Journal of the House of Lords: Volume 8, 1645-1647. Originally published by His Majesty's Stationery Office, London, 1767-1830.
This free content was digitised by double rekeying. All rights reserved.
DIE Lunæ, 9 die Martii.
Cooper & al. versus Wilson.
Upon reading the Petition of Wm. Cooper, &c. (Here enter it.) It is Ordered, To be referred to the Commissioners Delegates, to certify the Matter of Fact in this Petition to this House; and then this House will take this Business into further Consideration.
Answers from the H. C.
That as to the Amendments in the Order for Mr. Whitlocke to have the Lord Littleton's Books, they do agree to the said Order, with the Amendments: (Here enter it.) To all the rest, they will send an Answer by Messengers of their own.
Letter from Mr. Strickland.
Sir R. Carr to attend.
Message from the H. C. with Orders, &c.
A Building, near the Parliament House, stopt.
It is Ordered, That an Order shall be granted, to inhibit the Workmen from proceeding any further in the said Building; and afterwards to have a Conference with the House of Commons about it, that it may be pulled down.
Ordinance concerning the Isle of Ely.
Message from the H. C. with an Ordinance.
Sir R. Carr committed for Contempt.
Michaell Baker, Messenger to this House, upon Oath deposed, "That he served the Order of this House upon Sir Rob't Carr Baronet, to appear before this House this Morning, to be a Witness in the Business of Rob't Carr Gentleman: And his Answer returned was, That he was under Restraint, by Order of the Speaker of the House of Commons; and, until he hath Leave under the Hand of the Speaker of the House of Commons, he cannot come."
The House judged this to be a Contempt; therefore Ordered, That the said Sir Rob't Carr shall be committed to the safe Custody of the Gentleman Usher attending this House, until the further Pleasure of the House be signified.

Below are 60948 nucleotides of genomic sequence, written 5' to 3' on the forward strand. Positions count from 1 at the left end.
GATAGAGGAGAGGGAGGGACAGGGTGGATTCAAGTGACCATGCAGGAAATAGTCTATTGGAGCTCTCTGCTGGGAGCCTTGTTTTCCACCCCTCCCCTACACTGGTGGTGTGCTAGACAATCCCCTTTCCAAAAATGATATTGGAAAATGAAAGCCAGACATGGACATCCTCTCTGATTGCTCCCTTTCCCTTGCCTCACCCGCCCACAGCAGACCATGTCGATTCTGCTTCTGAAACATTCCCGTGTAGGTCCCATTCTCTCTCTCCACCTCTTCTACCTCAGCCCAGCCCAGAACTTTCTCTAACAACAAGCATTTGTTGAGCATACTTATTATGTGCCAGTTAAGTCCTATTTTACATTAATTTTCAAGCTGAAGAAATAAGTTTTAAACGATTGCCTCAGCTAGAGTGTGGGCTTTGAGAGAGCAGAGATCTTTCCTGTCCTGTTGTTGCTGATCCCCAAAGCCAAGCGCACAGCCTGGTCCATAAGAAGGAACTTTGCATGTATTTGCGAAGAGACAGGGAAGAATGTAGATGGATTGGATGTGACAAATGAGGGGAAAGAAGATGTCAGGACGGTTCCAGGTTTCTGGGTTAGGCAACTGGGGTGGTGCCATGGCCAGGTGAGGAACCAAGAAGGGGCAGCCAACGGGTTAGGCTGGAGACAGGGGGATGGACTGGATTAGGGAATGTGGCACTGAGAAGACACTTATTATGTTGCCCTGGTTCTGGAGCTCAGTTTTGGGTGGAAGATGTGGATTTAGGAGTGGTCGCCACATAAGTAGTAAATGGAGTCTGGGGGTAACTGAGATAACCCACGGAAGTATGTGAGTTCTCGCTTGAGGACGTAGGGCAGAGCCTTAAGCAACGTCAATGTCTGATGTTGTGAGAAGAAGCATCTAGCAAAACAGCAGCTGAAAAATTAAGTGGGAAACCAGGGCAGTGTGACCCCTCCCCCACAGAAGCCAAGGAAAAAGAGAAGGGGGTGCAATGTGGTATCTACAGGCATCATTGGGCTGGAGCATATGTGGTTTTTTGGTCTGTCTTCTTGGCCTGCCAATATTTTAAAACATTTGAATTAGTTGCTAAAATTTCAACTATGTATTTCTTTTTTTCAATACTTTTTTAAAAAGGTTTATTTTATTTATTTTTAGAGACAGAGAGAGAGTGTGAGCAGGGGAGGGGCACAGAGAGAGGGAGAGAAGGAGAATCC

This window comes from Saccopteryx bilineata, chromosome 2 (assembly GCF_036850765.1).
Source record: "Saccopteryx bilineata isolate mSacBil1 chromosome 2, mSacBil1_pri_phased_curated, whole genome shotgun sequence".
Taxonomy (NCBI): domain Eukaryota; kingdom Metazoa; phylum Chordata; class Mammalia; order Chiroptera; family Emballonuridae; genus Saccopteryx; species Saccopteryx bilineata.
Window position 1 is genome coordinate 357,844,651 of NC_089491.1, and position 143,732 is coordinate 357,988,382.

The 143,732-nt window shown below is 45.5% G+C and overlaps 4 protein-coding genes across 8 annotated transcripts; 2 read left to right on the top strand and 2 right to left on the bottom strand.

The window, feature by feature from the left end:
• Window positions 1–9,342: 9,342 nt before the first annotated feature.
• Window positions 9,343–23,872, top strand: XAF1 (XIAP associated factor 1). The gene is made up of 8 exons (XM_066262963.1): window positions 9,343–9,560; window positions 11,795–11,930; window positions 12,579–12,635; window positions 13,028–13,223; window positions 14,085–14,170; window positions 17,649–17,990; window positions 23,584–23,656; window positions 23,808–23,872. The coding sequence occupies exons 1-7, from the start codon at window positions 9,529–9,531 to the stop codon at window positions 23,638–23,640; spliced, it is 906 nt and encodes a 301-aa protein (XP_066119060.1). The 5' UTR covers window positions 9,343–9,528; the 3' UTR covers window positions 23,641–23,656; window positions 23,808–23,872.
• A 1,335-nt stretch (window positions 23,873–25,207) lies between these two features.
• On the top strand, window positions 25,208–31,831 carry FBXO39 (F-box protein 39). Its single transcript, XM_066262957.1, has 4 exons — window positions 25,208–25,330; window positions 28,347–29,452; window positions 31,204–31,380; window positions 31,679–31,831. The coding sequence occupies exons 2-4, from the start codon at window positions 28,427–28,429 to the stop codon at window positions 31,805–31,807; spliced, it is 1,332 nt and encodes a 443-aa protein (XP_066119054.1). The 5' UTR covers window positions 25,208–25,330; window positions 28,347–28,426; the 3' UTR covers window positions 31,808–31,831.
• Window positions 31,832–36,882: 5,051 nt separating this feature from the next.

Ordinance concerning Ireland.
Cooper, Le Maire, & al. versus Wilson, about Lady Mary Crane's Executorship.
"That, in the Cause first begun and prosecuted in the Prerogative Court, betwixt Marthana Wilson pretending herself Executor of the last Will of the Lady Mary Crane on the one Side, and the Petitioners on the other Side, touching the Probate and Validity or Invalidity of the said pretended Testament of the said Lady Crane deceased, Administration of the said Deceased's Goods, pendente Lite, was there granted to the Petitioners, being the next in Blood and Kindred to the Deceased; and the said Marthana Wilson being a mere Stranger, and in no Degree of Kindred to the Deceased, but only pretending herself Executor to the said Will: After which, the said Cause being appealed to the Court of Delegates, and the Petitioners being there admitted to put in their Exceptions to the said pretended Will, and plead their Defences, they did conceive and cause to be drawn up their said Exceptions, and their material Defence, in a Matter Specificatory, or Allegation Articulate; which was, in the Presence of the Proctors on both Sides, admitted by Two of the said Judges Delegates, having Power so to do; and the Petitioners did produce several Witnesses thereupon, who were duly and legally admitted, sworn, and examined, upon the said Allegation Articulate; and, being so examined as aforesaid, the Petitioners being desirous to speed the Cause, and well knowing that the said Marthana Wilson had formerly sworn and examined her Witnesses touching the Validity of the said pretended Will, the Petitioners did, by their Proctor, humbly pray Publication of their Witnesses, that they might have Copies, to instruct their Counsel in the Merits of their Cause; but Doctor Aylett, Doctor Heath, and Doctor Wiseman, Three other of the Judges Delegates, in the Absence of the Two former that had admitted the Petitioners Allegation, and in the Absence of the Petitioners Counsel, were so far from granting Publication, that they did expunge, suppress, or reject, divers of the material Articles of the Petitioners said Allegation formerly admitted, and upon which divers Witnesses were duly sworn and examined, and by that Means have deprived the Petitioners of the material Part of their Defence touching the very Merits of the Cause in Question; and for that the Petitioners do humbly conceive that the same Expungings, or Suppressing and Rejecting of the said material Articles, whereby consequently the Depositions of the Witnesses thereupon are likewise suppressed, is erroneous, and contrary to the Course of Proceeding; and so damageable to the Petitioners, that the Merits of their whole Cause depends upon it; and for that, in respect of an Act of Parliament in that Behalf, there lieth no ordinary Appeal from the Court of Delegates, so that the Petitioners can have no Relief in ordinary Course, but are necessitated humbly to petition your Lordships herein: